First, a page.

Then there are Israeli lawyers who are arguably practicing illegally in the US, such as Zeev Pearl who has an Israel Attorney licence but is not licensed in the US, yet manages the US Practice of Pearl Cohen from his Broadway Office as the first named partner.

We also note that the Israel Patent Office website provides Guidance to Applicants. It is not clear that it is within their legal competence to do so. Inventors can and do consult with the Israel Patent Office regarding protecting their inventions. Apart from the legal issues, it should be clear that the Israel Patent Office has an interest in inventors filing in Israel. Objectively, this may or may not be in their interest. I am not sure that a Patent Examiner knows the theory or practice of design law or copyright law. It is not part of his training.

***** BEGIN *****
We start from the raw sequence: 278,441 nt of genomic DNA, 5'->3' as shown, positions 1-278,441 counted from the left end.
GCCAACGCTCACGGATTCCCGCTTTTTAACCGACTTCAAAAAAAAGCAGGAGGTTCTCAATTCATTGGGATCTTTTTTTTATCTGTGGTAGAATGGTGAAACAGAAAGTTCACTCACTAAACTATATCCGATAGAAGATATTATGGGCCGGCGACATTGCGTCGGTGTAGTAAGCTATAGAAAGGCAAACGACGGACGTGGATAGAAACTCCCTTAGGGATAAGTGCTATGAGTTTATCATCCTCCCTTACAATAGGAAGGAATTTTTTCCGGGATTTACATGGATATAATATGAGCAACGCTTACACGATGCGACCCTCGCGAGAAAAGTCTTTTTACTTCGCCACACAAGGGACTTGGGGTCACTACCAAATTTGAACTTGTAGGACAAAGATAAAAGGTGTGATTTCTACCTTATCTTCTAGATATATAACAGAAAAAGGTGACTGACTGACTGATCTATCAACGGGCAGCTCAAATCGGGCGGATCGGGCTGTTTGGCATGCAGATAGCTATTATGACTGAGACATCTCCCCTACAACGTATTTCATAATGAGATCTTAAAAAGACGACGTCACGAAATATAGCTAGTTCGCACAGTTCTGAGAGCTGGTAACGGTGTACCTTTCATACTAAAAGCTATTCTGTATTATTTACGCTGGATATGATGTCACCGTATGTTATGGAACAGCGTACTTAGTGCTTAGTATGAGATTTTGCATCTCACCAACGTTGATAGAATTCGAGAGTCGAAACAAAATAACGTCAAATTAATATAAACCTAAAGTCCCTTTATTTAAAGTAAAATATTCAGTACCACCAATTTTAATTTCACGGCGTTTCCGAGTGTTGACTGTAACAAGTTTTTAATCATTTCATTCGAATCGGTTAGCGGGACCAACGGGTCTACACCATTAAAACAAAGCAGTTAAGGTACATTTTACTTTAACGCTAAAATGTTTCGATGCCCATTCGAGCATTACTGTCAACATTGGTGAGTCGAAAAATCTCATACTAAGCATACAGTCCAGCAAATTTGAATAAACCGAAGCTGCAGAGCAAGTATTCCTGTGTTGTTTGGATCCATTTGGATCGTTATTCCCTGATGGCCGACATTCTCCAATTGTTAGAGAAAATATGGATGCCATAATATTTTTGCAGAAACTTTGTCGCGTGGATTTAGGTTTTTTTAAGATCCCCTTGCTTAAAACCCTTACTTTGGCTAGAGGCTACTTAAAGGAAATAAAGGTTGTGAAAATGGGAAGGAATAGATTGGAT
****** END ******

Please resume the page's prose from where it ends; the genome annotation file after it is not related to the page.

We note that Israel Trademark No. 286043 for the work mark “PATENT CATALYST” covers consulting services in the field of managing intellectual properties; all included in Class 35. The owner is Nif/T, LLC, a Delaware Limited Liability Company. The mark was registered via the IP boutique, S. T. Colb. Presumably neither Colb nor the Israel Trademark Office considered the services provided as illegal. It is not clear to me that such consulting services are legal in Israel, and I am not sure that the Israel Patent Attorneys Association (IPAA) or the Israel Bar knew about this application and considered opposing it.

Some will argue that until the proposed law for regulating the Patent Attorneys is passed, these issues cannot be properly addressed. However, my main criticism of the proposed legislation is that these issues are not addressed by it. The official position of the IPAA is that the law should be amended to ape the outdated Israel Bar Association Law, with its restrictions on advertising and on operating from a shared premises. The substantive issues are not adequately related to.